Photographer Samuel Aranda (b. 1979) has spent the last 15 years documenting conflict, migration and social issues around the world. Working frequently for The New York Times in the Middle East and Africa, he has also completed assignments in Pakistan, Lebanon, Egypt, Yemen, Colombia, China, Transnistria and elsewhere for clients including , National Geographic, Sunday Times Magazine, Stern, Le Monde and El Pais Semanal.

His images of the Spanish Crisis, published in The New York Times, set off political debates in Spain and drew attention to the reality and severity of the impacts of the economic collapse on Spain's working class.

In 2012, he was awarded the World Press Photo of the Year for an image from the Yemeni uprising taken while on assignment for The New York Times. In the same year, his hometown of Santa Coloma de Gramanet, Barcelona, awarded him the “Premi Ciutat.” In 2006, his feature about African migrants trying to reach Europe was awarded the Spanish National Award of Photography from ANIGP-TV. In 2015 he was awarded with the Nikon Photography award for his coverage of the Ebola crisis, and in 2016 he received the award again for his coverage of the refugee crisis.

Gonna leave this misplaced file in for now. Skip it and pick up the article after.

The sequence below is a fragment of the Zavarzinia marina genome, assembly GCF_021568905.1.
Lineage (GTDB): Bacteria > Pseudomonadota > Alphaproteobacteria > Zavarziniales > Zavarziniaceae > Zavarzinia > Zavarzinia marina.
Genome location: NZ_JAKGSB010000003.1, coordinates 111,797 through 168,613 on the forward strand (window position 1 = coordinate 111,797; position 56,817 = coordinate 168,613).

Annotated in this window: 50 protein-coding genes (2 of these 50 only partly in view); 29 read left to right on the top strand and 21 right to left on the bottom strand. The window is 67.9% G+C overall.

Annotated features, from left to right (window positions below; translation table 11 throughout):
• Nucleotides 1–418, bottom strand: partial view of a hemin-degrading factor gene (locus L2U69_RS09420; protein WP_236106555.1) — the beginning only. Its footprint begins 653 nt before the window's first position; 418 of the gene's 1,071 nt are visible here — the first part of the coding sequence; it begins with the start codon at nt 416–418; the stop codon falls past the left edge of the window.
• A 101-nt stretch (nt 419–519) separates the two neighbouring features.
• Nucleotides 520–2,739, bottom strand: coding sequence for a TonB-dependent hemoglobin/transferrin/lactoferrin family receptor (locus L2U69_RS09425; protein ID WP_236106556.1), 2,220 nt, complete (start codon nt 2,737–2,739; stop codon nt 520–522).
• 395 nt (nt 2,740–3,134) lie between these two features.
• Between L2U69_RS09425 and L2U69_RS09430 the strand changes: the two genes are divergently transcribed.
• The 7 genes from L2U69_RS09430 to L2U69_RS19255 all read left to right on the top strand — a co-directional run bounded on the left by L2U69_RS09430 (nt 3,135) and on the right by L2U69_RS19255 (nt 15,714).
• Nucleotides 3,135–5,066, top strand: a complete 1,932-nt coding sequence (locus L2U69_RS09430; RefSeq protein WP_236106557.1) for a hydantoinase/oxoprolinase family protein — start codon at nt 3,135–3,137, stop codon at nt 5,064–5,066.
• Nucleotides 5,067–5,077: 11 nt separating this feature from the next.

In 2016 he received the Ortega y Gasset award for his work on the refugee crisis.

His photographs have been exhibited in the Telefonica Foundation (Chile), Caixa Foundation (Brasil), CCCB (Barcelona), La Virreina (Barcelona), Visa Pour L’Image (Perpignan), Silk Road Gallery (Tehran) and at the Cervantes Institutes in New York and Tunis.

He currently lives in Crespia, rural Catalonia and is member of Panos Pictures.